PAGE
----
The Ridge Motel, at 6719 Sepulveda Blvd in Van Nuys, between Archwood and Lemay, recently closed down. Like the nearby Voyager (now demolished) it also enjoyed a debauched and degraded reputation of drugs and prostitution and illegal activities of every sort.
A long list of violations compiled by LA City inspectors is available online.
Just for nostalgia sake, I went past The Ridge one recent early evening and photographed the exterior of the abandoned building.
The style of the building, built in 1963, is somewhere between mid-century modern and Swiss Chalet in an open California courtyard. At its prime, the affordably priced motel was ideal for families. While kids swam in the pool, Dad could walk next door and buy a bottle of Scotch and a pack of cigarettes at Red Valentine’s Liquor Store where Boost Mobile is today.
Dinner at Hody’s at Victory and Sepulveda might cap off the day of excitement.
Here are the last days of The Ridge:
A new owner plans to erect a 3-4 story tall rental apartment complex in the modern style. There will be some affordable units but 85% will be market rate. GA Engineering obtained permission from the boss and sent me renderings of the new project that will replace the repellent Ridge.
Even if you have given up on LA, cursed its tackiness, screamed at its traffic, revolted from its inanities, choked on its air and dreamed of exile from its toxicities, you might be seduced on Sunday afternoon, as I was yesterday, by a place hidden away that seems like a small town in the Poconos.
I accompanied a friend on an errand. She manages properties, and was cleaning up after renters at a small house on a street called Lake Shore Avenue.
East of Glendale Blvd, south of the 2, west of Elysian Park, it sits snuggly into a hill that blocks the setting sun. Shady, built with little bungalows, it bisects, at Effie, an institution: Gateways Hospital and Community Mental Health Center.
A mid-century sign sits at the entrance to the facility.
Egregious, garishly lettered in big vertical typeface, it announces, creepily, its authoritative medicinal mission (rehabilitation, research, hospital) as if they were triple feature films from the 50s like “I Want to Live”, “The Creature from the Black Lagoon” and “The Blob.”
We parked on Effie and looked ahead at a wide dirt path climbing up a steep hill where nets were laid down to trap water and debris that may pour down here fiercely.
My friend went to work on her property, and I climbed up the trail.
Around me were dried, parched grasses, the remnants of homeless blankets and bags of clothes, and, at the top of the hill, a stucco shack of a house, with a pitted asphalt driveway, and a wooden deck. It was guarded by ziggurat cinder block walls and reinforced steel window bars.
The dilapidated home was a find, unusual in its state of disrepair. For we live in a city of brutally competitive property investment, where every top elevation has been captured by someone richer. This mountain hideaway lacked the hidden cameras, the expensive cars, the pool, and the pretense to architecture. An eccentric hermit might inhabit it.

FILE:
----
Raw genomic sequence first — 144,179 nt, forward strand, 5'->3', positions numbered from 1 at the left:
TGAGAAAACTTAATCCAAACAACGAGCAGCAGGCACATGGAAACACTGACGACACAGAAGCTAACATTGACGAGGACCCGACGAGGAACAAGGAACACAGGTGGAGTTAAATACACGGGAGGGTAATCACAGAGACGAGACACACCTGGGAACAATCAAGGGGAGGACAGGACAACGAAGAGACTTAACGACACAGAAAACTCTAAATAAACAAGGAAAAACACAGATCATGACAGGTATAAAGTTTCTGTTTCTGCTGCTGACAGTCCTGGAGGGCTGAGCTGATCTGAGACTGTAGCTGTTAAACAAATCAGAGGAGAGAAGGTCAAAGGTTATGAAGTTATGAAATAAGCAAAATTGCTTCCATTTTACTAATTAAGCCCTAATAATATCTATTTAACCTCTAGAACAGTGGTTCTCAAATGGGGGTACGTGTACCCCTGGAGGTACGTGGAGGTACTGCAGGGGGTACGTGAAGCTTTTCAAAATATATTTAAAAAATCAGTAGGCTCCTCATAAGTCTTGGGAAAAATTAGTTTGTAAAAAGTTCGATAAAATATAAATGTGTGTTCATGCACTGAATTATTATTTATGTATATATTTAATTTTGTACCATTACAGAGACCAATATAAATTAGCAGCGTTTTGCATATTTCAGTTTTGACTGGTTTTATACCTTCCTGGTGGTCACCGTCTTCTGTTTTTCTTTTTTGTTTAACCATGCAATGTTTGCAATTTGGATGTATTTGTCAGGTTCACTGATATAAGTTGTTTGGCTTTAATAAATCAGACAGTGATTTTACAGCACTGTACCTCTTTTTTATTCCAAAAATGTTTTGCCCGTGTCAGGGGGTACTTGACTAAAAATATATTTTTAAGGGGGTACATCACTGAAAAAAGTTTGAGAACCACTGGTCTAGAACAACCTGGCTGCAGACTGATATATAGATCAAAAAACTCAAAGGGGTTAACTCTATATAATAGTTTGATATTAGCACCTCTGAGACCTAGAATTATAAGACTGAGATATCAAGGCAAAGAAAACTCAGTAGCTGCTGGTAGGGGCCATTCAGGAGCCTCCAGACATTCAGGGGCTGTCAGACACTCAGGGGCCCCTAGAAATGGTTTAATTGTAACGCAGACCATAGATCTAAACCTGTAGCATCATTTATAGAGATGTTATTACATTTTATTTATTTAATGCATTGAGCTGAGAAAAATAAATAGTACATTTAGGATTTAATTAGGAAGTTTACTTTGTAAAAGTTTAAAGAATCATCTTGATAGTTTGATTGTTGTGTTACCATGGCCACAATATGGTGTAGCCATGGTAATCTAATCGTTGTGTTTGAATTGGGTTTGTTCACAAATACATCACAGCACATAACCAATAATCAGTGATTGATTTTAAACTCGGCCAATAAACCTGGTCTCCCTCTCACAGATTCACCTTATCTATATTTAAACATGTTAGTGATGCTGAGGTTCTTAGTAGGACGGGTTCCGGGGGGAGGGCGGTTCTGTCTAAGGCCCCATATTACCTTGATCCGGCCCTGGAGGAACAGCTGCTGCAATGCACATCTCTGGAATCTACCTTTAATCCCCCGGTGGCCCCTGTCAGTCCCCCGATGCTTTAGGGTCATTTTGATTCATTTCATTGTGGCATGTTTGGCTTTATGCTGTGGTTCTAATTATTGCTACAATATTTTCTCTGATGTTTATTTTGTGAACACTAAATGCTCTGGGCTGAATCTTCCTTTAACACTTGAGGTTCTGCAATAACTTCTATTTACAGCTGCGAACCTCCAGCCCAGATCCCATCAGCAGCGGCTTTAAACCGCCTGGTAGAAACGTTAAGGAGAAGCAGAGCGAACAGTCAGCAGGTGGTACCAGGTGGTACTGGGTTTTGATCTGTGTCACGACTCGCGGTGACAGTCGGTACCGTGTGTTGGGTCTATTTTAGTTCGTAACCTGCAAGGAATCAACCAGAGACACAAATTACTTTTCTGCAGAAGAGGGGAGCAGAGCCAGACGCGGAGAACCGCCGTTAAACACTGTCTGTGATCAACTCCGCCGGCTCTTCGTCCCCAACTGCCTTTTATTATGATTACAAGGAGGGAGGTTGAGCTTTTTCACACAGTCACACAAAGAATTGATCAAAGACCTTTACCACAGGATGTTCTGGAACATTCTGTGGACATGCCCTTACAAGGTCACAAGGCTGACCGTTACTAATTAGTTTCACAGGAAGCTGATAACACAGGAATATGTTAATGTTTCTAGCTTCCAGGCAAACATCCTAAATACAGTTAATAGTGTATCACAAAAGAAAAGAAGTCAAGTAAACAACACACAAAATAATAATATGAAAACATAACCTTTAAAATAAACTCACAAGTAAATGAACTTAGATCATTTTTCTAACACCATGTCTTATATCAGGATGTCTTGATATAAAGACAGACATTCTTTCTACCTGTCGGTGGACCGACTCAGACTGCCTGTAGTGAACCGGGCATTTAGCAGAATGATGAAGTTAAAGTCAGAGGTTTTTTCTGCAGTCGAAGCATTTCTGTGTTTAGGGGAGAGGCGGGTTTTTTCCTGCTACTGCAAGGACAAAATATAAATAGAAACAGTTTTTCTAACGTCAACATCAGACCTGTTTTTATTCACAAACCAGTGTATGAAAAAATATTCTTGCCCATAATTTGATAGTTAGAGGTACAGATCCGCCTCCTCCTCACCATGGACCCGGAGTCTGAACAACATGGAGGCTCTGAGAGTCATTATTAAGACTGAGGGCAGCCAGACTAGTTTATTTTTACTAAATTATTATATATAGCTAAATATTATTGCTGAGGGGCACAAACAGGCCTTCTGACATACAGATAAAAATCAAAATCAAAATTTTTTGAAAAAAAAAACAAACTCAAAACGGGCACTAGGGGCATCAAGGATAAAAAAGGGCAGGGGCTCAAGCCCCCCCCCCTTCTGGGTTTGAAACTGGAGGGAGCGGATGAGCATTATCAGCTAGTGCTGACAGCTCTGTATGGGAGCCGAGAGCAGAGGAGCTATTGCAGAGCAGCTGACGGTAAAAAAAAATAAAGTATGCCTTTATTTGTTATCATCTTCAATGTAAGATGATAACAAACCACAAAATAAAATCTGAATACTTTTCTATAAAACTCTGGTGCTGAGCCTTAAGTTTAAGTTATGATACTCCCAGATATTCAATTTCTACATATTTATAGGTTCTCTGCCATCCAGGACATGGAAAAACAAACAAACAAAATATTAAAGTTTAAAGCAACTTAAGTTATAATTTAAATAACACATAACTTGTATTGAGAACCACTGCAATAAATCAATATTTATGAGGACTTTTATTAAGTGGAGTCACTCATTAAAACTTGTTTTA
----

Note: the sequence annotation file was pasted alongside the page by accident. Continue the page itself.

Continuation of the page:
Moby if he had no money might live here.
Its views stretched out to Silverlake, downtown, and tall radio towers across the way. Yet it was an uneasy isolation. It felt dangerous, not reassuring.
Bucolic and rustic in Los Angeles never exists in purity.
Helicopters and sirens in the distance, the threat of fire, the presence of people without homes, the surprise of events that might end our life erupting from the deepest earth, or from a violent intrusion through an open window. These are the sights, sounds and conjurations of the imagination haunting happy moments.
That is how that house and hill felt.
Back down on Lake Shore Avenue I walked past institutional houses, illuminated by industrial floodlights, set along the street, behind gates. Two older men were on the stoop of one place, smoking. They nodded to me and I waved back.
Outside the property of Gateways, dominating the bright part of the hill on Lake Shore Avenue, was a tall, two-toned, red and white brick house looming over a row of old garages. Homely, graceless, squinting in the sun, it refuted the lovely myth that everything historic is charming. The white “sanitary” bricks, glossy and washable, were often used in the 1920s on building facades for bakeries and cleaners.
A small signifier of community well-being, a landscaped traffic circle, ended my walk up Lake Shore.
That idea that a street could come together in a circle, unified by architecture, common purpose, cafes and conversation, there was something of that here, but I saw no other pedestrians. The only movement was daylight in retreat, shadows moving over the street.
After walking around, I came back to my friend’s property and went inside. We stacked dishes in the dishwasher, carried out bags of food from the refrigerator, and a basket of dirty towels. She turned on the alarm and locked the door. We got in the car and left to return to the real city beyond.
In 1954, architect Culver Heaton’s design for the Van Nuys Savings and Loan, with interior murals by artist Millard Sheets, rose at 6569 N. Van Nuys Bl.
Along with other financial institutions such as Jefferson Savings, Lincoln Savings, Great Western Bank and Bank of America, they served the local community of hard-working people who opened accounts that paid 3% or 4 1/2% interest and where polite tellers, dressed in pearls and high heels, addressed customers by their last (never their first) name.